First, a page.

Fluor Daniel and RPC Inc. to Market Nylon Manufacturing Technology, Benefits Include Lower Costs, Environmental Safety GREENVILLE, S.C.--(BUSINESS WIRE)--Nov. 4, 1999--
Fluor Daniel Thursday reported that it has entered into an agreement with Atlanta-based RPC Inc. (NYSE:RES - news) to market a new technology that more efficiently produces adipic acid, a key component used in the manufacture of Nylon 66.
Scientific researchers funded by RPC, and engineers from Fluor Daniel, the engineering, procurement and construction subsidiary of Fluor Corp. (NYSE:FLR - news), have developed a process owned by RPC for manufacturing adipic acid that is less costly and safer for the environment.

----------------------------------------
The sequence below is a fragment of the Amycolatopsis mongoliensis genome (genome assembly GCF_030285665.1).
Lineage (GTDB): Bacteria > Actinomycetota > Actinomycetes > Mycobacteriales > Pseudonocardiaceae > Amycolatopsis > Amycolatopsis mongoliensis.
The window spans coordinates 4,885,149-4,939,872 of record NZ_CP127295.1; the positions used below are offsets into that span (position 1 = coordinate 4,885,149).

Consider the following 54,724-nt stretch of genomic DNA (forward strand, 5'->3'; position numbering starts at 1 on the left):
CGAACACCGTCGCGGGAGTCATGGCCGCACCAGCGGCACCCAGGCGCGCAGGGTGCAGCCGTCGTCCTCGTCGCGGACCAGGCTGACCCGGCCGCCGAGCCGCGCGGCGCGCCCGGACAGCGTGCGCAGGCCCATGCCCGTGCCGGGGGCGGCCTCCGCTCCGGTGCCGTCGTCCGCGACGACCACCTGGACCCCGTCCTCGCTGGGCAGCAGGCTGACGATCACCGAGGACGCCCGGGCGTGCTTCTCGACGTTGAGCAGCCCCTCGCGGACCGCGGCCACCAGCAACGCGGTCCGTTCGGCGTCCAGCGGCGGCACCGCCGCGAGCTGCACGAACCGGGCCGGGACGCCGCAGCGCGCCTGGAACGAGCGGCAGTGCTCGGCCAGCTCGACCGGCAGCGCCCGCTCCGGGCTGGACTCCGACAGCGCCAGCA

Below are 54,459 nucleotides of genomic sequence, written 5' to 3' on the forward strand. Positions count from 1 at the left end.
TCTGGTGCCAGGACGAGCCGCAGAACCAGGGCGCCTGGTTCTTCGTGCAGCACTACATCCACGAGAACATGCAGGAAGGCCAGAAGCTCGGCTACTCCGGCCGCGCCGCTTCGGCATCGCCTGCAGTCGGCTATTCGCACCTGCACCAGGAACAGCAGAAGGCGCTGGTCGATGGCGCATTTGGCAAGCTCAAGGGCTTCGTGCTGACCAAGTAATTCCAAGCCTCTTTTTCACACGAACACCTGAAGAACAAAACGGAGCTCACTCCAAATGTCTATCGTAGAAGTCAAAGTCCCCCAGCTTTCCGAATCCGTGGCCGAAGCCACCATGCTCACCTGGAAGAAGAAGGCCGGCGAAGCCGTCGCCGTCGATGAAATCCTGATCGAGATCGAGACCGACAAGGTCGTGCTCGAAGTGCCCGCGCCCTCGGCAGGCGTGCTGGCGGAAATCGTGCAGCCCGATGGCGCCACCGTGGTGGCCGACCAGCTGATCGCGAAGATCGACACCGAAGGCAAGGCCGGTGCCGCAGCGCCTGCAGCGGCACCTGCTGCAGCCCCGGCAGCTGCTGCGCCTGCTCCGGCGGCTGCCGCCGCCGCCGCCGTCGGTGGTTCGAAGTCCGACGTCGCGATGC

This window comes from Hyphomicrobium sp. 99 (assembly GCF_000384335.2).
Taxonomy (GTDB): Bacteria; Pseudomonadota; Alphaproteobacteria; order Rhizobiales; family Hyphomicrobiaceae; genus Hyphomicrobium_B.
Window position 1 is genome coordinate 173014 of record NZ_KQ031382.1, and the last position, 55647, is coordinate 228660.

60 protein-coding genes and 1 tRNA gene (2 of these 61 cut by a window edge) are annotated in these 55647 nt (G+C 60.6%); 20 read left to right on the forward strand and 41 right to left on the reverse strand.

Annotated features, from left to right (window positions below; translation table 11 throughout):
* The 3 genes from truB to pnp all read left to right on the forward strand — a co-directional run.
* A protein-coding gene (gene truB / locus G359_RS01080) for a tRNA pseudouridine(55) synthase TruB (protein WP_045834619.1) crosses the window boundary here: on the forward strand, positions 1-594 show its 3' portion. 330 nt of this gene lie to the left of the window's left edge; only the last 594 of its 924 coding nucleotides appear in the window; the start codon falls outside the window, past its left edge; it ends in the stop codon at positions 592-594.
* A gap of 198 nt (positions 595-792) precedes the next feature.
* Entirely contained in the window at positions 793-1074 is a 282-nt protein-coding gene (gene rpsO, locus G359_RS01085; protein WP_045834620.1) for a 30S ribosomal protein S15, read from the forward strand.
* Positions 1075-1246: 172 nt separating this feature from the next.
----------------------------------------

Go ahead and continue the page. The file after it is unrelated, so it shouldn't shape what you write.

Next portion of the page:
Adipic acid is one of the primary raw materials used to produce what is known as Nylon 66, a synthetic fiber found in carpeting, automobiles, clothing and other commonly used consumer products.
Cost reductions to manufacturers using the new technology could average more than 30 percent in capital costs and more than 20 percent in operating costs, researchers noted. This is the result of the elimination of one of the two oxidation steps currently necessary to produce adipic acid, which require a nitric acid oxidation step that has been eliminated in the new technology.
Additionally, the new technology results in a significant reduction in environmental impact through the elimination of the nitric acid and, thus, the absence of N2O and NOx emissions, researchers reported.